Doctor Who: Breaking Up With the Daleks and the Cybermen

Details are short on what we can expect beyond glorious eyebrows from Peter Capaldi's Doctor this coming autumn, but one rumor that's become quite prevalent is that the Doctor will face off against his two greatest enemies: the Daleks and the Cybermen. Frankly, it's time to retire the two races for a good long while.

New Who has a fair at best record of bringing back the classic monsters. In fact, I would argue that only two episodes out of the 80 or so in the new series really stand the test of time when it comes to featuring older enemies.

The first is "Rose" and the Autons. The Nestene Consciousness has never been a great villain, all things considered. They're creepy, sure, but ultimately they haven't really got a motivation deep enough to make them grand. Let us also never forget that they were responsible for the stupidest death in the entire 50-year history.

And that's why "Rose" works so well. The episode is not about the monsters at all, and there's no hype to them. The whole point of the adventure is merely to show Rose that there is a whole universe of mysterious threats out there and that there is a Doctor whose job it is to stop them. By making the Autons just one part of a greater picture than a piece of nostalgic fan service, they actually become interesting...so interesting that aside from a cameo, they haven't appeared again.

The other episode that really sold a classic monster well was "Dalek." Yes, I am a big Eccleston fan, thanks for asking, but that's really just incidental. In "Dalek," again, the magic comes from what the Dalek means to The Doctor and to Rose, how what it is shatters both their words. The fact that the only thing that can stop it is its own self-destruct function that it willingly uses did more for establishing the menace of the race than any act before or since in the history of the show. It was all that really saw them through the deus ex machina-iness of "The Parting of Ways."

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Aside from those two examples I am hard-pressed to think of a really great use of a classic monster in the show. The Sontarans and the Silurians became more or less laughable in their modern incarnations, with Strax and Vastra being far better as allies of The Doctor than their races have ever been as threats to the modern three. The Macra barely feature in "Gridlock," and while that is a pretty amazing retelling of "The Macra Terror" they are mostly inconsequential to the plot.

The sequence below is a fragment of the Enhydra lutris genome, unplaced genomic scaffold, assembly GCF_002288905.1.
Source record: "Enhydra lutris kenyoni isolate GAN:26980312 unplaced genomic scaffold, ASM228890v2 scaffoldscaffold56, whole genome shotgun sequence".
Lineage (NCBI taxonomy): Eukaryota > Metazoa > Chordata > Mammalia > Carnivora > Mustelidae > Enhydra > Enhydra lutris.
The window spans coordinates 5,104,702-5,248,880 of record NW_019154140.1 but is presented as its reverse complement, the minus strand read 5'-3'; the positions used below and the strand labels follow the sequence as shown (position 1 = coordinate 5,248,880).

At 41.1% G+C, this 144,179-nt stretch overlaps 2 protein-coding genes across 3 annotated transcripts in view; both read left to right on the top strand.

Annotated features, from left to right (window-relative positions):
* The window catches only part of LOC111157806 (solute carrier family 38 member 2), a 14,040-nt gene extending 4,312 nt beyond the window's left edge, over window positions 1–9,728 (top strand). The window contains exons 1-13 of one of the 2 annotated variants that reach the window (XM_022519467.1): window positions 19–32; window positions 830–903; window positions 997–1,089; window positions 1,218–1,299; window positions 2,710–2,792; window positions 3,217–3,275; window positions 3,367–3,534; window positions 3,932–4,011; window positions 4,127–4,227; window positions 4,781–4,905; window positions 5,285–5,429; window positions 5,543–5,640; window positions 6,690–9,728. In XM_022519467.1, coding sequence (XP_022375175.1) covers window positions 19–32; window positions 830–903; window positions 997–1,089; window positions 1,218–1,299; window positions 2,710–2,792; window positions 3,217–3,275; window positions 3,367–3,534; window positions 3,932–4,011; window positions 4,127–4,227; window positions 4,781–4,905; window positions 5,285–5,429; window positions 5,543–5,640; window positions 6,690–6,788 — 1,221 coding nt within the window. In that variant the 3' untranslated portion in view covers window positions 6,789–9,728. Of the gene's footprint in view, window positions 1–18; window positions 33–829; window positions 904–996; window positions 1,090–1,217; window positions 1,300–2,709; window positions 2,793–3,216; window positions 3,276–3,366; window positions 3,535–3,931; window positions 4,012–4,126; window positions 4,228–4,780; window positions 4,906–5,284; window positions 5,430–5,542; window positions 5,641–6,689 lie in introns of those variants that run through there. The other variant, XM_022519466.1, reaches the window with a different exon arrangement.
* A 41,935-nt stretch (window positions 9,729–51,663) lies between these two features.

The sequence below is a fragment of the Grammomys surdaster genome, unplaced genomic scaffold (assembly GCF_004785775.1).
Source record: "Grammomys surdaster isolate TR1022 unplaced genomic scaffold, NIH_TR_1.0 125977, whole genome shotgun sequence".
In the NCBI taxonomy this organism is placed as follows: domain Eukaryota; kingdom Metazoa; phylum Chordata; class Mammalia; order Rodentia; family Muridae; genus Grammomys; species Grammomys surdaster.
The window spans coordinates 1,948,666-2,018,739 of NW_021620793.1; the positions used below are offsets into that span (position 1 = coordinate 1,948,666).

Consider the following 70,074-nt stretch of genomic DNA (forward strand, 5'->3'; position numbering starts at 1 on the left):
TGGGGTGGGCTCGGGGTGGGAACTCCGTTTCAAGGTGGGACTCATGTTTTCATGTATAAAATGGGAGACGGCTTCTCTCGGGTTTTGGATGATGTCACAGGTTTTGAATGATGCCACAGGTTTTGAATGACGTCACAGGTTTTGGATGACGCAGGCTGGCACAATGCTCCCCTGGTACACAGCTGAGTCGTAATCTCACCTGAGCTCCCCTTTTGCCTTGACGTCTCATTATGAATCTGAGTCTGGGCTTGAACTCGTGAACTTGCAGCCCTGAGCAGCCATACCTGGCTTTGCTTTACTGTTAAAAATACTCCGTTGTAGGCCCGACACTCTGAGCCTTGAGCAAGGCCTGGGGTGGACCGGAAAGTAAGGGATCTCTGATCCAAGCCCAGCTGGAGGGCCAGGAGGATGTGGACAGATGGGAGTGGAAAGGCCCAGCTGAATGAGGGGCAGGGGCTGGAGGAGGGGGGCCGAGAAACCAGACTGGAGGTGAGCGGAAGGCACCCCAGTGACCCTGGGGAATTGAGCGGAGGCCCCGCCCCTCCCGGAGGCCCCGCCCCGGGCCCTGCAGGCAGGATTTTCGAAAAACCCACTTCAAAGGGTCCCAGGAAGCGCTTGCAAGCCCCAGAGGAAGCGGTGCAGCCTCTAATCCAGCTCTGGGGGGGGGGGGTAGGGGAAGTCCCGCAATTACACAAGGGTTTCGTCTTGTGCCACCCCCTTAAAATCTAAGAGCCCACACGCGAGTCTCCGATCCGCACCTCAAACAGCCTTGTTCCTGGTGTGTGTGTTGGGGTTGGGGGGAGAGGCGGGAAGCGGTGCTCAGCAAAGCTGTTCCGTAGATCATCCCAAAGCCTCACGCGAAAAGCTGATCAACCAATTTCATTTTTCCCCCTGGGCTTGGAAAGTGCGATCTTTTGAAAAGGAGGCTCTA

The return of the Ice Warriors and the Zygons did little to advance the clout of either race. The former ended up as an inferior conglomerate of better sci-fi terror tropes and the latter was more of a distraction to the 50th anniversary celebration than an essential part of the plot.

Davros has never been more than a super Dalek even in his own classic series appearances, and his one showcase in "Journey's End" was an exploration of how cartoonish and unthreatening the Daleks have once again become. As for the Cybermen, I've already gone on record about how they have only become shells of their former selves.

Except in "Nightmare in Silver." What made that different? Well, the answer was Mr. Clever.

The Cyber-possessed part of the Eleventh Doctor's mind served as the main antagonist of the adventure, with the traditional Cybermen really being no more than a reason to have battles in the background. The real fight was going on in the mind of The Doctor, and Matt Smith proved himself an incredible villain when pitted against himself. He really wasn't a Cyberman at all.

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That's what you see in the re-appearance of two other classic villains which were wonderful. John Simm was a tremendous Master, but was he The Master returned? Not really, There's nothing of the Roger Delgado original in Simm's master at all, and while you could argue that there were Masters between Delgado and Eric Roberts they were all more or less heavily based on the original unlike the Doctor whose incarnations vary widely.

In short, Simm's Master wasn't the classic one returned, he was a whole new incarnation in a way the character has rarely gotten. Comparing his return to the series as the same as the Daleks is like saying that Matt Smith and Colin Baker are the same character. They're not.

Likewise the Great Intelligence bears little resemblance to his original form. He's the same disembodied substance in "The Snowmen" that he is in "The Abominable Snowmen" and "The Web of Fear," but all that is quickly cast aside as the Intelligence more and more defines itself by the form of Walter Simeon. It's Richard Grant that elevates the Intelligence into a worthwhile adversary for The Doctor by completely changing what it means to be the Intelligence.

Much as that first unnamed Dalek did in "Dalek."

I appreciate that it's neat when old villains return. I'd like to see Sutekh or the fish people from "The Underwater Menace" come back sometime myself. Lately though the practice feels like a crutch. We need more things like Patient Zero and the Atraxi. That remains the best introduction of a Doctor ever, and it was all pulled off with new ideas.

If you want to look to the past how about pulling from the modern show's own history? Let's see the Empty Child come back. Let's revisit lycanthropy in the British royal line. Let's fear the Vashta Nerada once more. Anything but another Dalek or Cybermen outing. At least not until you manage to make them more than space Nazis and tin zombies.

Jef has a new story, a tale of headless strippers and The Rolling Stones, available now in Broken Mirrors, Fractured Minds. You can also connect with him on Facebook.

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